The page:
Few scholars think Jesus actually laid out the beatitudes -- much less the entire oration of ch. 5,6 and 7 -- in the form we see them in Matthew or in Luke. They are thought to have been part of a collection of discrete sayings attributed to Jesus known as "Q" or "source," which, in turn, may have been part of an oral tradition dating from as early as the late 30s and early 40s CE and which were eventually incorporated by Matthew and Luke in their narrative gospels. See also Thomas 54, 58 and 68.   


The first two and the fourth Matthean beatitudes (in re poverty, mourning and hunger) are first seen in the Q material. Matthew has nine beatitudes, recalling perhaps the sentiment found in Sirach 25:7: "I can think of nine whom I would call blessed . . ." Luke includes four (in re poverty, hunger, mourning and hatred/exclusion-Luke 6: 20-22) to which are appended four accompanying "woes" that are only implicit in Matthew.


The beatitude is not per se a promise or guarantee but rather seems to be a statement that under a benign governance or dispensation the one thing should anticipate the other, e.g. hunger-saiety, poverty-completeness.


One puzzle in it all is in the usual translation of the phrase "poor (or "humble") in spirit." Some who work with these texts are convinced that an earlier version of the saying simply stops with the word "poor" as we see it in Luke, and that Matthew added "in spirit" either to soften the edge or to de-politicize the saying, or, better, perhaps because the general membership of his Syrian community was not, in fact, poor -- or, for that matter, humble. That might account for the addition "for righteousness" in the beatitude that has to do with hunger.


The beginnings of the Sermon on the Mount -- the Beatitudes -- are rich in homiletic and biblical study possibilities. Any one of them can be devoted to a single sermon or to a good hour or so of give-and-take in a seminar. Perhaps the most challenging of all the Beatitudes is the one in which the common translation "pure in heart" appears. I have translated it "hearts free of guile" and made reference in that respect to Søren Kierkegaard's book Purity of Heart Is To Will One Thing* in which he wrote: "The one who truly loves does not love once for all. Nor does he use a part of his love, and then another part. For to change it into small coins is not to use it rightly. No, he loves with all his love . . . When the lover gives away his whole love, he keeps it entire -- in the purity of heart . . . To will one thing, therefore, cannot mean to will that which only appears to be one thing." There is a launching pad for a sermon, the preparation and delivery of which, if executed with skill and conviction, could be an eye- and mind-opener for the preacher and the hearer.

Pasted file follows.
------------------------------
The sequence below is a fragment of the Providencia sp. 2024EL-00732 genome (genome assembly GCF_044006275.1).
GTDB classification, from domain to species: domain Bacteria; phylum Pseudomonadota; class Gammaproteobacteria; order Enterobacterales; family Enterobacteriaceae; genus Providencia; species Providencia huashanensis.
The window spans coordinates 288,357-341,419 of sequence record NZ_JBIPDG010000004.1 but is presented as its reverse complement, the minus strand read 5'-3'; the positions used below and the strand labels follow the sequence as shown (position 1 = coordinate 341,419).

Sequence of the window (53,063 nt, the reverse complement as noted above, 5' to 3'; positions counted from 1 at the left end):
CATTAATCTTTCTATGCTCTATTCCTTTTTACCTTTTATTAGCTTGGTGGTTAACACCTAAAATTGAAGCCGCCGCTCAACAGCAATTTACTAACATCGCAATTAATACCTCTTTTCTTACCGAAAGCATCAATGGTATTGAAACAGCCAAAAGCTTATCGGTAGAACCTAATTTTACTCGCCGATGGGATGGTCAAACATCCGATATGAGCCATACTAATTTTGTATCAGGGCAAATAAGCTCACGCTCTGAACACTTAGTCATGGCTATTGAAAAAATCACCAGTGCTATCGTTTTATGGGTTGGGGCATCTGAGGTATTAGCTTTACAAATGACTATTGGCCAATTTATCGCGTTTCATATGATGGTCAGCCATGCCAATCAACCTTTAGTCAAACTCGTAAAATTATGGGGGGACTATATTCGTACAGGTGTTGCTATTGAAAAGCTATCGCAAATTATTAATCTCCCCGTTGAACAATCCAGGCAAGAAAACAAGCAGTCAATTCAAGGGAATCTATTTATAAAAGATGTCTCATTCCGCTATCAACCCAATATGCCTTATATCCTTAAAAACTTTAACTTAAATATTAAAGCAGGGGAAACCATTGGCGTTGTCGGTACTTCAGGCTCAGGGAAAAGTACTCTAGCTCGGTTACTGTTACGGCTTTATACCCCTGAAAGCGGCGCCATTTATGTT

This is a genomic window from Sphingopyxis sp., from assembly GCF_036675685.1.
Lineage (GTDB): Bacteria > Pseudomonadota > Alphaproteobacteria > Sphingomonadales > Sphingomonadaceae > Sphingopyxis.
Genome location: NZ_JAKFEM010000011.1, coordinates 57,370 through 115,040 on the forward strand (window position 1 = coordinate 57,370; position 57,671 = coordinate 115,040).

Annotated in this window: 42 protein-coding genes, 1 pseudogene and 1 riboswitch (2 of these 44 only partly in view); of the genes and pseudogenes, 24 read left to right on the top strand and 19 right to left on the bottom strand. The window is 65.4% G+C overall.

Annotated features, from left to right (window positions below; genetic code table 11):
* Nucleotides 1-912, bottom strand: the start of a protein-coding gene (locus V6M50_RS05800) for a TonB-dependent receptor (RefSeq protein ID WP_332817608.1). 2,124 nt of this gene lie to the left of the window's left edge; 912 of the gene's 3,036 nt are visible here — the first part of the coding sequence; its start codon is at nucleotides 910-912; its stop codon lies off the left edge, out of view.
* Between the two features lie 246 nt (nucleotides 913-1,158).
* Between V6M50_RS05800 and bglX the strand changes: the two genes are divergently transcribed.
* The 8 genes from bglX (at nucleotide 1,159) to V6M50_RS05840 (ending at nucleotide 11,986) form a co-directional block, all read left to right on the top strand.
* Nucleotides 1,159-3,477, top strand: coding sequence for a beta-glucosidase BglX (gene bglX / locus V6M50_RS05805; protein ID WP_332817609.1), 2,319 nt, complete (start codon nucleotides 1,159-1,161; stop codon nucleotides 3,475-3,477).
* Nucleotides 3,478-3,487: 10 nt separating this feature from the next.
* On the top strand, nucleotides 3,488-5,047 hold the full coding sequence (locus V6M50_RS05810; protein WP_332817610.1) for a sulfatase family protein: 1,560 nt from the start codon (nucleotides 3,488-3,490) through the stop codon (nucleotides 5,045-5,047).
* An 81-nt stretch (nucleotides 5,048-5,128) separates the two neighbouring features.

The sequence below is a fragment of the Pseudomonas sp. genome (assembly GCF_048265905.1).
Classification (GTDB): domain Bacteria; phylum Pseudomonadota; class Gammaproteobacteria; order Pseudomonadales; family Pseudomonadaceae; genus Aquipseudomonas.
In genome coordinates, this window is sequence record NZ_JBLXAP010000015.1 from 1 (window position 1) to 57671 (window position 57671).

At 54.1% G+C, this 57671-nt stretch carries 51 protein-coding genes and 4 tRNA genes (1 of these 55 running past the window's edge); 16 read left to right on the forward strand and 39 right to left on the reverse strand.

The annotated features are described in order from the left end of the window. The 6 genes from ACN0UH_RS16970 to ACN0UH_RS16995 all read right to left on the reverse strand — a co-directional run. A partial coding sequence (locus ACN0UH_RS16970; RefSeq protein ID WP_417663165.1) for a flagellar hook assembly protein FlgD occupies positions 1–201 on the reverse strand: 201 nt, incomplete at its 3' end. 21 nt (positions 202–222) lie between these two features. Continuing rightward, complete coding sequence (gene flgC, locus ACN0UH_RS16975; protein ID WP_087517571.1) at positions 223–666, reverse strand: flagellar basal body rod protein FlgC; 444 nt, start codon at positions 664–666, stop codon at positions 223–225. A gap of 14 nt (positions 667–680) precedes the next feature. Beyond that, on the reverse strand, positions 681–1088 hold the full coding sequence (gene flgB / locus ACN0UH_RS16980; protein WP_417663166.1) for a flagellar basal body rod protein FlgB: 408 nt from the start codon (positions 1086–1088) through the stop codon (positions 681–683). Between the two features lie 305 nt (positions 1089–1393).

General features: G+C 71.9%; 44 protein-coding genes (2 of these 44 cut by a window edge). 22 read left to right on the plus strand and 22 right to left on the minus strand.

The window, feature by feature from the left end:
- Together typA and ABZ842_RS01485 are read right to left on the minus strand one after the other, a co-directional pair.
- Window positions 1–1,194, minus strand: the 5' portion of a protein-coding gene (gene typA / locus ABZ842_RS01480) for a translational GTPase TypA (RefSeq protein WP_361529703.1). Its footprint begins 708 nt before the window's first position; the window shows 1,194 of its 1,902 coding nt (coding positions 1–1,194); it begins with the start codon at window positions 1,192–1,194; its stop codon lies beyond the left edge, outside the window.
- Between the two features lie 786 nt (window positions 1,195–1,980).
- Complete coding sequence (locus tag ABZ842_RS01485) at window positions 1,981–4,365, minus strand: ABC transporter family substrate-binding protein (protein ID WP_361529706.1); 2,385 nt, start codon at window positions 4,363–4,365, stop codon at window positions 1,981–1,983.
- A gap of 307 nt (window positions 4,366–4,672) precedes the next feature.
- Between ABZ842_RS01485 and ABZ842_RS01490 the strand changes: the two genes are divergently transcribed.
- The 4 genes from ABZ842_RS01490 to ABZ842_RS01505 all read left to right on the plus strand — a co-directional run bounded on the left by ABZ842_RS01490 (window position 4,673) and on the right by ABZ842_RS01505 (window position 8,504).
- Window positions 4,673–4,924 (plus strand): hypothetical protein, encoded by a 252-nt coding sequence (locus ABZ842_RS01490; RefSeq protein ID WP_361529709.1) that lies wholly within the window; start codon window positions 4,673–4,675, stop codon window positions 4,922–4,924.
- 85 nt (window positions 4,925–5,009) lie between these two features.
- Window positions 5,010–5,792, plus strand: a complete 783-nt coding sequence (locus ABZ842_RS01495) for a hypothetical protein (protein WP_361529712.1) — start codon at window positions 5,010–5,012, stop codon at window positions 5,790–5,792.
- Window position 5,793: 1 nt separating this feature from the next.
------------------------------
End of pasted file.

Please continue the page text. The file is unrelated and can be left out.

* Kierkegaard, Søren, Purity of Heart Is To Will One Thing, tr. from Danish by Douglas V. Stere, 1938 and 1948, Harper & Row.



The Feast of the Presentation (February 2)


Luke 2: 21-40


The first thing we might notice about this familiar text is that Luke depicts a procedure for Jesus similar to that depicted for John the Baptist in ch. 1:59ff. Reasons proposed to explain that doublet are many. One that seems possible is that Luke perceived a need - theological, political or pastoral -- to give the Baptist major billing with Jesus. We have seen elsewhere that the Baptist was a major figure in the first third of the first century CE and appeared to have had a posthumous following. Reading between the lines of the Baptist material in the canonical gospels it is possible to see that it may have been that a good many people thought John was the sought-for messiah.


The second thing to notice is that Luke is at considerable pains to show that Jesus' parents honored Jewish custom by following the commandments of Leviticus 12: 2-8 and Exodus 13: 2 and 12. The quotation from Leviticus 12 makes another telling point, as Luke translates it: "Every male that opens the womb shall be called 'holy to the Lord.'" Lest there be any doubt in the minds of Luke's readers, Jesus, for all that he is and will be proclaimed to be, came into the world in the same way other human beings came, i.e. via the female birth canal. That makes at least a couple of points: 1) that any idea that Jesus merely seemed to be human is wrong, and 2) you can't have Anselm's deus homo without a woman. Luke does make a further point of depicting the angel of the annunciation speak to Mary, whereas Matthew depicts the appearance being made to Joseph.


It is left to Simeon to say (2:29-32) that the infant or child Jesus is the one of whom Isaiah at 42:6b and 49: 6 had spoken. It is curious at v. 33 that Luke depicts Jesus' parents being amazed at Simeon's paean. It is as if nothing of what is depicted earlier in ch. 2 and the annunciation to Mary at 1:26ff had thus far been mentioned. This suggests that the passage at hand may have its origins in a tradition separate from the advent and nativity narratives of 2: 1-21 - though there is no unanimity on this score. The presence of "the Holy Spirit" in the text is a fairly obvious clue that we are dealing with a late first century theological document.


The homilist on the Feast of the Presentation has some rich literary stuff with which to deal: the idea of fulfilling the customs of the ages and the requirements of the "law." For Luke, it is because Jesus' parents do the right thing that Simeon and then Anna are enabled and empowered to speak the truth as Luke saw it. Often enough, ritual and custom can take on the appearance of going through the motions and rote repetition. It can make the eyes roll and the yawns come. And yet there can be strength derived from doing and saying what one's forebears have done for so long, a sense of continuity and solidarity with a tribal or family or community history. That is the sense of what is going on in Luke 2: 2-40. Luke is telling us that, in doing the customary thing yet again, sometimes new disclosures can come.



Copyright 2014 Harry T. Cook. All rights reserved. This article may not be used or reproduced without proper credit.